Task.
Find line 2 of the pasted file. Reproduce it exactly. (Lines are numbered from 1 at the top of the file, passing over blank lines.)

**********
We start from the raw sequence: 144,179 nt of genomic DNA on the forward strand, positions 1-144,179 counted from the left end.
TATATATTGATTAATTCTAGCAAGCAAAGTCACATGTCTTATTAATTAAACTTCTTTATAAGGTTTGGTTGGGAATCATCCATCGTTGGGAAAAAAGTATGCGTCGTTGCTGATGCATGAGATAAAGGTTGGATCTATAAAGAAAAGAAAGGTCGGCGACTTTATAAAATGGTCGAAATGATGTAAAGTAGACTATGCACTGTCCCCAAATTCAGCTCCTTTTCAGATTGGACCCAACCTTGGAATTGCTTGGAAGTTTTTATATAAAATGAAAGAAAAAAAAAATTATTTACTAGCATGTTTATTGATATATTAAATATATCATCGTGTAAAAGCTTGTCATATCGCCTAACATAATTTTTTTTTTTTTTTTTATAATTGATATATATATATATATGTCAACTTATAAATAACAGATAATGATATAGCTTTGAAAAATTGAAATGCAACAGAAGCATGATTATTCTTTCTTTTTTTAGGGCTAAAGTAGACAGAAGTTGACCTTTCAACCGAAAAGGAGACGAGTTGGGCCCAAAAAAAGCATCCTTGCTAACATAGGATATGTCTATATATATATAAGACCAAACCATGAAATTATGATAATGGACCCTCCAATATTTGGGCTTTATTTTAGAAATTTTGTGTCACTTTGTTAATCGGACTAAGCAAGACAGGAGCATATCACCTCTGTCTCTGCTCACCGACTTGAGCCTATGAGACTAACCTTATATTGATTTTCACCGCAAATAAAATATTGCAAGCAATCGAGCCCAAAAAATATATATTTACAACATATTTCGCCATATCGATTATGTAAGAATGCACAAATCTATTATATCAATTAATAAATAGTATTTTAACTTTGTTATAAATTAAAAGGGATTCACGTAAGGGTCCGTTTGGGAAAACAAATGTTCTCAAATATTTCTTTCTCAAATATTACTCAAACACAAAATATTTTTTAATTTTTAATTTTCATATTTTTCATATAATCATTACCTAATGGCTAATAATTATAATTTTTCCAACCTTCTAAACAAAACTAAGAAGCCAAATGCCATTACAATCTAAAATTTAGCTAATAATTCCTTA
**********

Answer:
TATATATTGATTAATTCTAGCAAGCAAAGTCACATGTCTTATTAATTAAACTTCTTTATAAGGTTTGGTTGGGAATCATCCATCGTTGGGAAAAAAGTATGCGTCGTTGCTGATGCATGAGATAAAGGTTGGATCTATAAAGAAAAGAAAGGTCGGCGACTTTATAAAATGGTCGAAATGATGTAAAGTAGACTATGCACTGTCCCCAAATTCAGCTCCTTTTCAGATTGGACCCAACCTTGGAATTGCTTGGAAGTTTTTATATAAAATGAAAGAAAAAAAAAATTATTTACTAGCATGTTTATTGATATATTAAATATATCATCGTGTAAAAGCTTGTCATATCGCCTAACATAATTTTTTTTTTTTTTTTTATAATTGATATATATATATATATGTCAACTTATAAATAACAGATAATGATATAGCTTTGAAAAATTGAAATGCAACAGAAGCATGATTATTCTTTCTTTTTTTAGGGCTAAAGTAGACAGAAGTTGACCTTTCAACCGAAAAGGAGACGAGTTGGGCCCAAAAAAAGCATCCTTGCTAACATAGGATATGTCTATATATATATAAGACCAAACCATGAAATTATGATAATGGACCCTCCAATATTTGGGCTTTATTTTAGAAATTTTGTGTCACTTTGTTAATCGGACTAAGCAAGACAGGAGCATATCACCTCTGTCTCTGCTCACCGACTTGAGCCTATGAGACTAACCTTATATTGATTTTCACCGCAAATAAAATATTGCAAGCAATCGAGCCCAAAAAATATATATTTACAACATATTTCGCCATATCGATTATGTAAGAATGCACAAATCTATTATATCAATTAATAAATAGTATTTTAACTTTGTTATAAATTAAAAGGGATTCACGTAAGGGTCCGTTTGGGAAAACAAATGTTCTCAAATATTTCTTTCTCAAATATTACTCAAACACAAAATATTTTTTAATTTTTAATTTTCATATTTTTCATATAATCATTACCTAATGGCTAATAATTATAATTTTTCCAACCTTCTAAACAAAACTAAGAAGCCAAATGCCATTACAATCTAAAATTTAGCTAATAATTCCTTA